Should this data be kept secret? Not if the insurer truly wishes to incentivize outside lawyers become the kind of lawyers the metrics are designed to create in the first place.

There are concerns, of course, about disclosing proprietary data, and information regarding other firms.  These issues, however, are easily addressed by 1.) providing metrics outputs to lawyers and law firms, not the methodologies and 2.) showing the outside lawyer or firm how it stacks up against averages, or par, as opposed to providing data on other lawyers or firms.

For an insurer to measure the data and not use it to influence outside lawyers toward the benchmarks the insurer is aiming for is to use but half of the tool.

The metrics themselves are as diverse as the objectives, but some of the more popular ones are:

  • Cycle Time  – how long a case takes from assignment to closing
  • Return on Investment – how much exposure was eliminated or reduced in exchange for payment of legal fees to defend a claim.  (This can also be an effective marketing tool for a law firm:  I was able to demonstrate to a large national insurer that over the course of several years that for every dollar they invested in legal fees,  my firm was able to eliminate six dollars in corporate contingent exposure.)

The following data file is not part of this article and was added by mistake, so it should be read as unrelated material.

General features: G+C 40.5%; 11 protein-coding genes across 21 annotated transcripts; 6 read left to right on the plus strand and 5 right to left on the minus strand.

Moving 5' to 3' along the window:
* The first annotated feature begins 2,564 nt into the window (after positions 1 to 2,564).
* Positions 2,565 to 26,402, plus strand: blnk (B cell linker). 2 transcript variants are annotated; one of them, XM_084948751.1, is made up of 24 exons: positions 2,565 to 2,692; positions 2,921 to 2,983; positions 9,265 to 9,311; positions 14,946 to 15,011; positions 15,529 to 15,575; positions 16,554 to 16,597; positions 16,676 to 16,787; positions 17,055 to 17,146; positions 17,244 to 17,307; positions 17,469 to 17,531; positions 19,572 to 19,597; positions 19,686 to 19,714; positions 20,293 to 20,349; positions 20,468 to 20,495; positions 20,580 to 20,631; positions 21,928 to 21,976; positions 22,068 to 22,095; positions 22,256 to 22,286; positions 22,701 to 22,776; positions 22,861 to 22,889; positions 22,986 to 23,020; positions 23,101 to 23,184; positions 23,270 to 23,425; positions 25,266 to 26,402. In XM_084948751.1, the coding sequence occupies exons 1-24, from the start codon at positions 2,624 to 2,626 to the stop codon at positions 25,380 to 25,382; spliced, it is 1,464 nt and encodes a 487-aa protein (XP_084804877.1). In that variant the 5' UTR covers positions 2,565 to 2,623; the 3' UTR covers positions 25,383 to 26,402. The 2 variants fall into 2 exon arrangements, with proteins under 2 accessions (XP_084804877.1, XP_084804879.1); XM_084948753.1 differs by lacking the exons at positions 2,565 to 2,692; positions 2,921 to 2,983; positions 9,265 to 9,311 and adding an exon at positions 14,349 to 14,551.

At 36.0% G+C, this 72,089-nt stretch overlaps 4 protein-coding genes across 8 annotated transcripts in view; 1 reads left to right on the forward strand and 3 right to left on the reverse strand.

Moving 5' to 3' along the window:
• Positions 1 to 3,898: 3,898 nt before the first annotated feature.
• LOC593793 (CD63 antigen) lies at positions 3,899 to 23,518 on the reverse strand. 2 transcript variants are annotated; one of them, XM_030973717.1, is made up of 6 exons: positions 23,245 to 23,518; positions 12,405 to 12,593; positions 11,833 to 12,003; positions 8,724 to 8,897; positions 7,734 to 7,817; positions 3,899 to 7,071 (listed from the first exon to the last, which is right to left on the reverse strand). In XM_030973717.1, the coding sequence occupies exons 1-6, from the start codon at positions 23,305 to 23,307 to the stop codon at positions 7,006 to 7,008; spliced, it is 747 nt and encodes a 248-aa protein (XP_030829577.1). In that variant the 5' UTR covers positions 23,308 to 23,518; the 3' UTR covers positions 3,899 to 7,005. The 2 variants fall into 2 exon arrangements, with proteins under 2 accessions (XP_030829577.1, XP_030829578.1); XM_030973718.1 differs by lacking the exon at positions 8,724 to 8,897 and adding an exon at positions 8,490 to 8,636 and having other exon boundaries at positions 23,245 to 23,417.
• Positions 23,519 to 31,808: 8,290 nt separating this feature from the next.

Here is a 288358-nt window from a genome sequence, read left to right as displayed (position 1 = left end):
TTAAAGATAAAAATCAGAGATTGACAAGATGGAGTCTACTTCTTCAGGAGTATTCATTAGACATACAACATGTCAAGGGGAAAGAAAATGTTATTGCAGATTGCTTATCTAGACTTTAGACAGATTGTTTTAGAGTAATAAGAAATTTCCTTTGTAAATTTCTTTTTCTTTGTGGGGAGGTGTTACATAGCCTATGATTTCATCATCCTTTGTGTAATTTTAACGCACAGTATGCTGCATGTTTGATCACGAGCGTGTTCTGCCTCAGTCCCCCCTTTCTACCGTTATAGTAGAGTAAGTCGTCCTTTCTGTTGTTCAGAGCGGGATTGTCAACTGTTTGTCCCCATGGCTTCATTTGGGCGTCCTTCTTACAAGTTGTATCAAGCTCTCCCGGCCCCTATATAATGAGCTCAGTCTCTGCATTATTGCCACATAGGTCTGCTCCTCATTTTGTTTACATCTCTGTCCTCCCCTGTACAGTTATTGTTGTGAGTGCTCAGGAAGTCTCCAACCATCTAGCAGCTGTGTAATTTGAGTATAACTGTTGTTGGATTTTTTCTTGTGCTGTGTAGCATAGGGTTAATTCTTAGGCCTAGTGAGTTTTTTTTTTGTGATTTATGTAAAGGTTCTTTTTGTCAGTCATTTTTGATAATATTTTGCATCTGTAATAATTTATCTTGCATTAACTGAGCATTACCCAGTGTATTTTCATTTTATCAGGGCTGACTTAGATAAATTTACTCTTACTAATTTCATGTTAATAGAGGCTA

• Leverage  – similar to ROI, a measure of dollars spent in relation to dollars at stake. Designed to prevent lawyers from killing flies with sledgehammers.
  • Overall Grade – somewhat subjective, but a great overall metric which allows General Counsel to grade how their outside lawyers are doing

We will delve into metrics in more detail in a future post.  In the meantime, remember that what can be measured can be used to steer outside lawyers in the direction the insurer wants to go.   Good outside lawyers will neither mind being measured, nor adjusting their performance to suit the insurer’s needs.

CJH